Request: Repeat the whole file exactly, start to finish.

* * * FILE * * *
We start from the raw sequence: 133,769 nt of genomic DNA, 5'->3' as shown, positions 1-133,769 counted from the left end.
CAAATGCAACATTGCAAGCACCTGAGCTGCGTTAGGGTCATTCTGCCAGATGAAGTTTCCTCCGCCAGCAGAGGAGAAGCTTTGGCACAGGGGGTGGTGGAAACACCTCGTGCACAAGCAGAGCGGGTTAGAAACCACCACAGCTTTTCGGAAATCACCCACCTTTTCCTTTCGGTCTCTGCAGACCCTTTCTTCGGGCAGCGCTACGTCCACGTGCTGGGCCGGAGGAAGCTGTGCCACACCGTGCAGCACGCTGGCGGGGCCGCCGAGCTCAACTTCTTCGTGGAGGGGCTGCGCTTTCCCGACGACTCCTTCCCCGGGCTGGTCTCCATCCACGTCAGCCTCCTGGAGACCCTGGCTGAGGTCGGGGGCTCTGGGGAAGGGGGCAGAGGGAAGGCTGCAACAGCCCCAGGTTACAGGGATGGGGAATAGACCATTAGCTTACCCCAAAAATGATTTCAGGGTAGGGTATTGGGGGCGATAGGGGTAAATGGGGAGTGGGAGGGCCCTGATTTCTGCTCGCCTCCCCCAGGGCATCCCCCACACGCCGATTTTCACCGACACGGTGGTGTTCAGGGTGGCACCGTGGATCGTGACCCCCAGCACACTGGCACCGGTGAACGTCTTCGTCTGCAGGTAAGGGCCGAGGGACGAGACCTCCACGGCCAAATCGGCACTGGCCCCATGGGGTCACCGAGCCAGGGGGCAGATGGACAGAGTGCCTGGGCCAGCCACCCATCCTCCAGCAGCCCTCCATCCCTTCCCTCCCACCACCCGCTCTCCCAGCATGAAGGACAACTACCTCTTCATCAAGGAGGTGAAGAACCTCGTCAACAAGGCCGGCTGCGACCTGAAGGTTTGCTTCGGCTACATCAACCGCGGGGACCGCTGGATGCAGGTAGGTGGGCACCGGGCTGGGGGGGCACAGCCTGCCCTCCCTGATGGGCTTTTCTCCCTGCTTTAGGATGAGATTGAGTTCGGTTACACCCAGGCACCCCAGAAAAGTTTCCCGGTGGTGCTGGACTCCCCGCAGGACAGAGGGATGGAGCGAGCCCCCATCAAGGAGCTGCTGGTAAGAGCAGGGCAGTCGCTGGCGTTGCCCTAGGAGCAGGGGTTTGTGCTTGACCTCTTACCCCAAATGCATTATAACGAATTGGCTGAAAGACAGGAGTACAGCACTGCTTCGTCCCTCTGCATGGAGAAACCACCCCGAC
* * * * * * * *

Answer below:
We start from the raw sequence: 133,769 nt of genomic DNA, 5'->3' as shown, positions 1-133,769 counted from the left end.
CAAATGCAACATTGCAAGCACCTGAGCTGCGTTAGGGTCATTCTGCCAGATGAAGTTTCCTCCGCCAGCAGAGGAGAAGCTTTGGCACAGGGGGTGGTGGAAACACCTCGTGCACAAGCAGAGCGGGTTAGAAACCACCACAGCTTTTCGGAAATCACCCACCTTTTCCTTTCGGTCTCTGCAGACCCTTTCTTCGGGCAGCGCTACGTCCACGTGCTGGGCCGGAGGAAGCTGTGCCACACCGTGCAGCACGCTGGCGGGGCCGCCGAGCTCAACTTCTTCGTGGAGGGGCTGCGCTTTCCCGACGACTCCTTCCCCGGGCTGGTCTCCATCCACGTCAGCCTCCTGGAGACCCTGGCTGAGGTCGGGGGCTCTGGGGAAGGGGGCAGAGGGAAGGCTGCAACAGCCCCAGGTTACAGGGATGGGGAATAGACCATTAGCTTACCCCAAAAATGATTTCAGGGTAGGGTATTGGGGGCGATAGGGGTAAATGGGGAGTGGGAGGGCCCTGATTTCTGCTCGCCTCCCCCAGGGCATCCCCCACACGCCGATTTTCACCGACACGGTGGTGTTCAGGGTGGCACCGTGGATCGTGACCCCCAGCACACTGGCACCGGTGAACGTCTTCGTCTGCAGGTAAGGGCCGAGGGACGAGACCTCCACGGCCAAATCGGCACTGGCCCCATGGGGTCACCGAGCCAGGGGGCAGATGGACAGAGTGCCTGGGCCAGCCACCCATCCTCCAGCAGCCCTCCATCCCTTCCCTCCCACCACCCGCTCTCCCAGCATGAAGGACAACTACCTCTTCATCAAGGAGGTGAAGAACCTCGTCAACAAGGCCGGCTGCGACCTGAAGGTTTGCTTCGGCTACATCAACCGCGGGGACCGCTGGATGCAGGTAGGTGGGCACCGGGCTGGGGGGGCACAGCCTGCCCTCCCTGATGGGCTTTTCTCCCTGCTTTAGGATGAGATTGAGTTCGGTTACACCCAGGCACCCCAGAAAAGTTTCCCGGTGGTGCTGGACTCCCCGCAGGACAGAGGGATGGAGCGAGCCCCCATCAAGGAGCTGCTGGTAAGAGCAGGGCAGTCGCTGGCGTTGCCCTAGGAGCAGGGGTTTGTGCTTGACCTCTTACCCCAAATGCATTATAACGAATTGGCTGAAAGACAGGAGTACAGCACTGCTTCGTCCCTCTGCATGGAGAAACCACCCCGAC